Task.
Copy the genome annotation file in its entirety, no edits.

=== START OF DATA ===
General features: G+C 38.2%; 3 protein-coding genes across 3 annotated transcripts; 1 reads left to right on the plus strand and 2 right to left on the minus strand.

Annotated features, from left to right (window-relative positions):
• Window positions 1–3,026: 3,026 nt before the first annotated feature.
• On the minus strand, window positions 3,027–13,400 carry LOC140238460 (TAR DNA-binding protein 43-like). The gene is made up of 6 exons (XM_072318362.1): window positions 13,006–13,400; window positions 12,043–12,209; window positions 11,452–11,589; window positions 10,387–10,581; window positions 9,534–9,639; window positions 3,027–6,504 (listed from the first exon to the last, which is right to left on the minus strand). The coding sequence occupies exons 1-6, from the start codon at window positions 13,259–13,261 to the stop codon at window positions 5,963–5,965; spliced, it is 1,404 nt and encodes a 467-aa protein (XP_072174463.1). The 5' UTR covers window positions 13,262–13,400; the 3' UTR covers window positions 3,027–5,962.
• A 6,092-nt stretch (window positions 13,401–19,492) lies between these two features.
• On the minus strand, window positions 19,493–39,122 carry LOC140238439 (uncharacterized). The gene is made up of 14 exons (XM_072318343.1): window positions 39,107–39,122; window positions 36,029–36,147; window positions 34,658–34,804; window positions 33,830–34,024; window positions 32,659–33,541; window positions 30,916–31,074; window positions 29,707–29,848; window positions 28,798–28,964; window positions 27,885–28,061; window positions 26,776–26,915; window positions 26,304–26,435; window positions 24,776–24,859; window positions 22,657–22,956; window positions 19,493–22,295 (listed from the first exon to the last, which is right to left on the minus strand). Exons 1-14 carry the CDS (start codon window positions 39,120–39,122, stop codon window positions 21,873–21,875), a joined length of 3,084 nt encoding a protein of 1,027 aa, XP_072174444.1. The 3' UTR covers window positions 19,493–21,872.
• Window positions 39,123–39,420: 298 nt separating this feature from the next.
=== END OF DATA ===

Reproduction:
General features: G+C 38.2%; 3 protein-coding genes across 3 annotated transcripts; 1 reads left to right on the plus strand and 2 right to left on the minus strand.

Annotated features, from left to right (window-relative positions):
• Window positions 1–3,026: 3,026 nt before the first annotated feature.
• On the minus strand, window positions 3,027–13,400 carry LOC140238460 (TAR DNA-binding protein 43-like). The gene is made up of 6 exons (XM_072318362.1): window positions 13,006–13,400; window positions 12,043–12,209; window positions 11,452–11,589; window positions 10,387–10,581; window positions 9,534–9,639; window positions 3,027–6,504 (listed from the first exon to the last, which is right to left on the minus strand). The coding sequence occupies exons 1-6, from the start codon at window positions 13,259–13,261 to the stop codon at window positions 5,963–5,965; spliced, it is 1,404 nt and encodes a 467-aa protein (XP_072174463.1). The 5' UTR covers window positions 13,262–13,400; the 3' UTR covers window positions 3,027–5,962.
• A 6,092-nt stretch (window positions 13,401–19,492) lies between these two features.
• On the minus strand, window positions 19,493–39,122 carry LOC140238439 (uncharacterized). The gene is made up of 14 exons (XM_072318343.1): window positions 39,107–39,122; window positions 36,029–36,147; window positions 34,658–34,804; window positions 33,830–34,024; window positions 32,659–33,541; window positions 30,916–31,074; window positions 29,707–29,848; window positions 28,798–28,964; window positions 27,885–28,061; window positions 26,776–26,915; window positions 26,304–26,435; window positions 24,776–24,859; window positions 22,657–22,956; window positions 19,493–22,295 (listed from the first exon to the last, which is right to left on the minus strand). Exons 1-14 carry the CDS (start codon window positions 39,120–39,122, stop codon window positions 21,873–21,875), a joined length of 3,084 nt encoding a protein of 1,027 aa, XP_072174444.1. The 3' UTR covers window positions 19,493–21,872.
• Window positions 39,123–39,420: 298 nt separating this feature from the next.